When I set out to write 7 Things You Don't Know About a Special Needs Parent, I was a little nervous. I thought to myself, Who am I to speak for all special needs parents? My situation felt unique, and maybe no one would relate to what I was going through. I was encouraged by this post, though, and thought I would at the very least write it for myself, and share it with my friends, since these were hard things for me to talk about.
I have been completely overwhelmed with the response to this article -- huge numbers of Facebook shares, and special needs parents from around the world commenting on the article, tweeting and emailing me their stories and their appreciation for voicing their hard-to-voice emotions. I've learned about rare conditions I'd never heard of, cried reading personal stories about affected children, laughed out loud at some feisty responses to some of my points. Gratitude doesn't even begin to describe how I've felt about this whole experience.
More importantly, the response has made me reconsider my third point, that I feel alone. I realize that I really am not alone. Thanks to technology, an incredible worldwide community of special needs parents is only a tweet or comment or blog post away. Many thanked me for writing the article and making them feel less alone; now I thank them for making me feel less alone. (And thanks to HuffPost for giving us this platform.)
I thought I would follow up with another post, one that I've had in my heart to write for a while. The first article expressed some of the emotions related to special needs parenting, with the goal of building understanding. So others know how much we go through -- now what? This article offers practical tips on how typical folks can relate with and help special needs parents.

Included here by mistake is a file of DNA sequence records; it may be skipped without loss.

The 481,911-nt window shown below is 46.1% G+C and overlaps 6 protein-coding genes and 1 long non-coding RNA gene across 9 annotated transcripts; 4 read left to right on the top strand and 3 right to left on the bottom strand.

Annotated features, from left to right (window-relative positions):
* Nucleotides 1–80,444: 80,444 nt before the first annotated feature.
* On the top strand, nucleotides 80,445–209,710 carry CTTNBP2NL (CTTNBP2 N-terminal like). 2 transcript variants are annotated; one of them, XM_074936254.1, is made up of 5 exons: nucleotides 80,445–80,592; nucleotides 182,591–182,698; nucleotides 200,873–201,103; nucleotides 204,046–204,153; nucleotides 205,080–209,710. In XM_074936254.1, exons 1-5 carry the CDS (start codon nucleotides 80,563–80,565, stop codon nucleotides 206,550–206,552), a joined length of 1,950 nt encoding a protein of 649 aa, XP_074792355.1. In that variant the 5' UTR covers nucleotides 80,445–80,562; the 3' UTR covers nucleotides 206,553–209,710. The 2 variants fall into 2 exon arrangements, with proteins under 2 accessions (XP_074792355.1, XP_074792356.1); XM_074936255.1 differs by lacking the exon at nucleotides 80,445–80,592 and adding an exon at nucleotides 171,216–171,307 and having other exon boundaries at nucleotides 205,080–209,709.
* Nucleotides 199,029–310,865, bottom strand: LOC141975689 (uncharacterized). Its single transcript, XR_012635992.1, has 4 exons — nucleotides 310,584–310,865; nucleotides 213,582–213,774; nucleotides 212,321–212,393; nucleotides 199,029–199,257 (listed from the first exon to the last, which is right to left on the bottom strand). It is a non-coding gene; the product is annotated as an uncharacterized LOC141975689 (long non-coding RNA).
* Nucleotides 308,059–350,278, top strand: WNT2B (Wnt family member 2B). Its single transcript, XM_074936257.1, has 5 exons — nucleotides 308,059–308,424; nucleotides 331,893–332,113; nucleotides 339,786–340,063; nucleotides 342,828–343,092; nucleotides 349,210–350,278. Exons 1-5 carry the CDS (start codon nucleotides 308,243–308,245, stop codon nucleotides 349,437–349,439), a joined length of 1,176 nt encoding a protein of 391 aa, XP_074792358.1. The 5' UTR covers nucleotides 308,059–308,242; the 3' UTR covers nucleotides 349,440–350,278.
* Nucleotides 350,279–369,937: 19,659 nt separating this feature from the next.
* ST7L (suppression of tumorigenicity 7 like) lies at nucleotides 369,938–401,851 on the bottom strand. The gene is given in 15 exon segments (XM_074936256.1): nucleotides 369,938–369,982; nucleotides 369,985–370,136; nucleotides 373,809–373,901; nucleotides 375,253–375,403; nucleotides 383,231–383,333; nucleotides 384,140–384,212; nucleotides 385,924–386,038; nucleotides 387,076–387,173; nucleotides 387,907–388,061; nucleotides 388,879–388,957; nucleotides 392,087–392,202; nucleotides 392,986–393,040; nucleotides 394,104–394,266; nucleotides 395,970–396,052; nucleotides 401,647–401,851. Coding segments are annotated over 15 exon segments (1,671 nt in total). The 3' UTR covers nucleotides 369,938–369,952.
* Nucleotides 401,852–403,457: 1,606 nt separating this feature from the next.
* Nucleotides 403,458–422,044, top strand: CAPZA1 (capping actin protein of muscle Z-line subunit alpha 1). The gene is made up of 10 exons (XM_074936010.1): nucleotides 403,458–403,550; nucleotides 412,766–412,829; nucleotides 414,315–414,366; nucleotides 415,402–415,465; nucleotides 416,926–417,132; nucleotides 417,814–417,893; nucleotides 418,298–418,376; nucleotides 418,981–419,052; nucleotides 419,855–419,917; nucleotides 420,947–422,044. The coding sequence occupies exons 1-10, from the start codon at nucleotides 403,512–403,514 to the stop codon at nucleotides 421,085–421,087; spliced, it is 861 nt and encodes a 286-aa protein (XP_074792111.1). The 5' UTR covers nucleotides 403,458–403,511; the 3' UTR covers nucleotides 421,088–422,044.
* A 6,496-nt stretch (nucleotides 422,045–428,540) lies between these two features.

One of the hardest things for me to learn as a special needs parents was how to ask for the help and support I needed. And frankly, sometimes it felt like a luxury, when my more pressing concerns were getting through the workday and the next therapy or doctor's appointment.
But communicating and relating to each other is really important. Although a typical world can be miles apart from a special needs world, I will never give up on trying to build bridges and understanding, because our combined worlds won't grow otherwise. I don't want to be a self-enclosed bubble (although I was for a long time). I don't want to grow apart from my friends with "typical" kids... especially when many of them sincerely want to know how to be there for me.
So, here's my list of nine ways you can help a special needs parent -- or me, at least. Feel free to chime in and add your own.
Click here to read more.
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